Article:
Secondly, look at our creatures! Unlike R/G ramp which can often be seen running a full 8-suite of Titans, we have 5 Titans, 2 Praetors, and 1 Wurm to name with our Caverns, and that is about it. That means each Cavern is likely only going to lend its benefits to one spell during a game, two if you are lucky. That is just not the level of impact I want from my sideboard ace-in-the-hole.

Lastly, unlike the R/G decks, resolving a Titan in this list does not just always lead to a win. Obviously there is a positive correlation there, but Wrath effects or other removal can still allow a control player to climb back into the game. When you are resolving a [card]Primeval Titan[/card] in R/G, you are grabbing additional threats, like [card]Inkmoth Nexus[/card]. This makes your Titans much better against control than in our deck, with the downside of making [card]Primeval Titan[/card] the focal point of your deck. Our list can and does win plenty of games without a Titan, which is a feature – but against control, our Titans are just another big dude.

In a somewhat ironic twist, I was not always planning to sleeve up Junk Ramp for Minneapolis. The day before the tournament, I took a look through the artifacts and Blue cards that Standard had to offer. I was thinking about potentially bringing a [card]Grand Architect[/card] brew to the Grand Prix, since it seemed no worse than anything else. Ultimately, I talked myself out of it. Still, when Brad came up to me prior to the tournament, with a pile of Blue cards and artifacts, it made me smirk. Naturally, that worked out well for him and makes me regret not playing it myself, but oh well.

As for the tournament itself, I can say that my prediction of the metagame was fairly accurate, which is always nice, though the actual rounds did not favor me. I played against Wolf-Run, BR Zombies, Delver, R/G Aggro, and some strange BUG list that did not have Pod in it. That was a fairly representative field and given the matchups alone, I probably should Day Two most times I play that tournament.

Of course, Magic is Magic, and you play the games for a reason. Some of the sequences of that tournament were pretty amazing. For example, the way I was knocked out of the tournament involved me playing a [card]Karn Liberated[/card] on an empty board against Naya Wolf-Run. I plus 4’ed it and got a [card]Day of Judgment[/card]. My opponent then drew, revealed [card]Entreat the Angels[/card], and made five fliers. 

While I knew the situation was rough, I responded by Karn’ing his hand once again, this time securing myself a [card]Batterskull[/card] and giving me an actual chance to win with a Karn ultimate. I then cast [card]Tribute to Hunger[/card], going up to 24 and dispatched an Angel. I hoped [card]Lingering Souls[/card] plus flashback would protect my Karn as I passed the turn back. But an [card]Elesh Norn, Grand Cenobite[/card] jumped off the top for my opponent, not only ruining my Karn plans, but just killing me from 24 thanks to the squadron of Angels the turn before. As I said, Magic is Magic, and this is not intended to be a bad-beat article, so let’s move on.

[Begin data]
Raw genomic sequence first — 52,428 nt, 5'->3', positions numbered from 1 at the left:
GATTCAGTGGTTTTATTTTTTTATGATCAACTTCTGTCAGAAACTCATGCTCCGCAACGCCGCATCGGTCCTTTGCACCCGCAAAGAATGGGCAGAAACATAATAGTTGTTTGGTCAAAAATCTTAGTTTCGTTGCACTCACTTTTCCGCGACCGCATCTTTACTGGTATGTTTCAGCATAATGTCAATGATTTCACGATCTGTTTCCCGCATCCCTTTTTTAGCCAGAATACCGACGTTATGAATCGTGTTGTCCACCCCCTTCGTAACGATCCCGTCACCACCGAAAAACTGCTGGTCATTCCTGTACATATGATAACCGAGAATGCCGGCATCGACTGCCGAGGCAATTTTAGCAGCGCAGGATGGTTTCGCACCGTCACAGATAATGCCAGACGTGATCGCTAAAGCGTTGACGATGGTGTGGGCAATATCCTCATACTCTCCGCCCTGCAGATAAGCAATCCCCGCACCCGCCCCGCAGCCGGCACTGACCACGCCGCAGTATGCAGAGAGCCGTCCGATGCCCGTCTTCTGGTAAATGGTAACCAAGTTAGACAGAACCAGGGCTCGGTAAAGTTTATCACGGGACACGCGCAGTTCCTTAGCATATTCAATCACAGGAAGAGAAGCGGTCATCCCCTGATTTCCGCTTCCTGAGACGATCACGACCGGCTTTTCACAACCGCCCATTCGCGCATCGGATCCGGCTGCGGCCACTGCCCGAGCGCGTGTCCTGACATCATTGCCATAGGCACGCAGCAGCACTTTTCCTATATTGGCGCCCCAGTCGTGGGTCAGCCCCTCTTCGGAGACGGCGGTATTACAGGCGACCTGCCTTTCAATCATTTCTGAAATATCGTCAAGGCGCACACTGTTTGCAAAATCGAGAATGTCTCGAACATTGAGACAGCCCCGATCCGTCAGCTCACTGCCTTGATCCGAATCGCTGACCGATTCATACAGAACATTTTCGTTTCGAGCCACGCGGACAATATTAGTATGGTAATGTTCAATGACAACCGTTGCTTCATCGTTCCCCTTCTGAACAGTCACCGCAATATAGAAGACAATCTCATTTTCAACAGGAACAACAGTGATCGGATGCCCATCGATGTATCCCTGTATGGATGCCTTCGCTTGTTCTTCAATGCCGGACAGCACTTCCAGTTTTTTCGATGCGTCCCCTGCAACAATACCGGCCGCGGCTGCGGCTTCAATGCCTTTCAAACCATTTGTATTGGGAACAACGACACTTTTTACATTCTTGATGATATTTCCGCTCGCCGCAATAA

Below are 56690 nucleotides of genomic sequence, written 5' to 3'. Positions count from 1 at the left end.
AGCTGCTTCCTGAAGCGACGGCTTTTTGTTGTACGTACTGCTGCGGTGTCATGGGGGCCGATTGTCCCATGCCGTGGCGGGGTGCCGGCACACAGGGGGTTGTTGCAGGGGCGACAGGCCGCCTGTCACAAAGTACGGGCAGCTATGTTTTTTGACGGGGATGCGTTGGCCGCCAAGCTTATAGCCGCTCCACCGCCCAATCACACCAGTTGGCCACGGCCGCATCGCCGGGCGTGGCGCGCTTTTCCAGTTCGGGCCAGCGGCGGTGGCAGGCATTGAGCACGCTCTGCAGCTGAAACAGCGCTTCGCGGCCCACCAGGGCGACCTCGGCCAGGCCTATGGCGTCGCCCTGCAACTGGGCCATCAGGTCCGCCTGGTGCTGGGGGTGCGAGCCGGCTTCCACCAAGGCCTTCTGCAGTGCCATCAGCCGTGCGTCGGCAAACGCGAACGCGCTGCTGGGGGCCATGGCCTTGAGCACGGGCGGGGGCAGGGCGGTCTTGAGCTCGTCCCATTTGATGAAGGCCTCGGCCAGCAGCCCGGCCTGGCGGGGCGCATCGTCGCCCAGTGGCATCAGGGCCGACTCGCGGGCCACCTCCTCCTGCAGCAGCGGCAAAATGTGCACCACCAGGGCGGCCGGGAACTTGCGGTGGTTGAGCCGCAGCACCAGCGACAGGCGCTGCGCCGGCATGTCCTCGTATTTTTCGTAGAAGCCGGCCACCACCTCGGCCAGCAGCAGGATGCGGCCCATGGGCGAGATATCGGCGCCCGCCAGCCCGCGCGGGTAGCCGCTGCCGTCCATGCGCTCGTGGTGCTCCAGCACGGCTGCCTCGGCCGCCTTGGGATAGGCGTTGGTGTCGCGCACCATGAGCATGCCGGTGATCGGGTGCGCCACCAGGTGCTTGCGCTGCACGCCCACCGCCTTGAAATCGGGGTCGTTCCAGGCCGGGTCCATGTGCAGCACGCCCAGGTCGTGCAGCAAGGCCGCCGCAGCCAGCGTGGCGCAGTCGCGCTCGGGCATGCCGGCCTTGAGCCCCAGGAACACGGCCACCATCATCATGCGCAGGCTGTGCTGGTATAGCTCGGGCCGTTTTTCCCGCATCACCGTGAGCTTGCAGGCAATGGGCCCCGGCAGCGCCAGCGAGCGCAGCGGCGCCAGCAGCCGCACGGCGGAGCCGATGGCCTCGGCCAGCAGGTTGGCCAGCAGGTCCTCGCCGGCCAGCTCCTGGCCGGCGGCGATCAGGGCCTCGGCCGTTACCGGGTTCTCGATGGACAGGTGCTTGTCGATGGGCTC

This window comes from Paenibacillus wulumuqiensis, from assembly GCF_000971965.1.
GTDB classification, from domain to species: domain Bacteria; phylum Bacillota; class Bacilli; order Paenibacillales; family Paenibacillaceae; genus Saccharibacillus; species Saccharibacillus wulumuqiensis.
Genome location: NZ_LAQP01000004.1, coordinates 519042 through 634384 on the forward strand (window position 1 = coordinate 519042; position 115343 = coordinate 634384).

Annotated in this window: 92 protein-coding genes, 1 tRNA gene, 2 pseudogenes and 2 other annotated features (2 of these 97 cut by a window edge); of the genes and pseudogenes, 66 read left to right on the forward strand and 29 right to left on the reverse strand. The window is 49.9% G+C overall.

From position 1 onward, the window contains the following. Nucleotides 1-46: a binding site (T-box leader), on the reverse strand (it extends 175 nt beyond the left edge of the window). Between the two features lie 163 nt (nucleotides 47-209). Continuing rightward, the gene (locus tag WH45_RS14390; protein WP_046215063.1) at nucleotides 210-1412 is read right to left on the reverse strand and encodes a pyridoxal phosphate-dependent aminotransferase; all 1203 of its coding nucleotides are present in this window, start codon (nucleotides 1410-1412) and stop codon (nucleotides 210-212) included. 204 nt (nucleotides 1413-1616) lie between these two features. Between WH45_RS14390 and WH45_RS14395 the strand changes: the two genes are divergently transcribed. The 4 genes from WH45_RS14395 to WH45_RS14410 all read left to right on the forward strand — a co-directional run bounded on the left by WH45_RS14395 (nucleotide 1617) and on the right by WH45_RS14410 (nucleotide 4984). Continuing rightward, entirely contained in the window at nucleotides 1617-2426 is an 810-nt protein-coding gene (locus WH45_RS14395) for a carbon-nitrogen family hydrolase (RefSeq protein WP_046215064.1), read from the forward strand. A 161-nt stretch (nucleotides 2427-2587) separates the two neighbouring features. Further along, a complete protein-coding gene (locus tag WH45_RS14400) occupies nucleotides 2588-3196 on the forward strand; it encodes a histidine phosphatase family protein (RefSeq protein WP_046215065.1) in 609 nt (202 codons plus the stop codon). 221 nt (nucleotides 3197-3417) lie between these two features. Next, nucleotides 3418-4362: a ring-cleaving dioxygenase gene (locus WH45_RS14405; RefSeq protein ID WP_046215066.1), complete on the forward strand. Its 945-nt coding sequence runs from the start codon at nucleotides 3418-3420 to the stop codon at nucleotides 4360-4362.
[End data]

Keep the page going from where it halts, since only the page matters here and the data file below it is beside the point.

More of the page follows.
I am not positive that this list is viable moving forward. I think for the metagame going into Minneapolis a good version of Junk ramp can beat most of the field. But when you factor in the GP results, I have a feeling the format might shift a little more. With the Delver list playing more cards aimed at dealing with creatures, and a mono-blue creature deck making the finals, I would not be surprised to hear of control lists with only a few creatures surfacing sometime soon. Of course, the next big stage of Standard is the World Magic Cup Qualifiers, so we will have to take a look at those to see if that prediction is accurate.

Wrap Up

So this coming weekend is a return to the Block format that so many people just experienced via the Pro Tour. I can’t say I am in love with the format, or even that I have a deck, so this might be another shaky Grand Prix. But, hopefully something comes together in time – I would really like a strong finish early in this new season.

For anyone interested in Block, I would suggest checking out my article from last week. I think it does a pretty good job of explaining some of the holes in the format and, as a deck builder, if you can ever find a way to exploit a hole like that, good things are bound to happen.

Without a ton of time to test anything out, however, I am going to be doing a lot of theory-crafting for this one, so I hope my Spidey-sense is on this time around. To everyone competing in PTQs or what-have-you around the World, good luck as always. Thanks for reading!

Conley Woods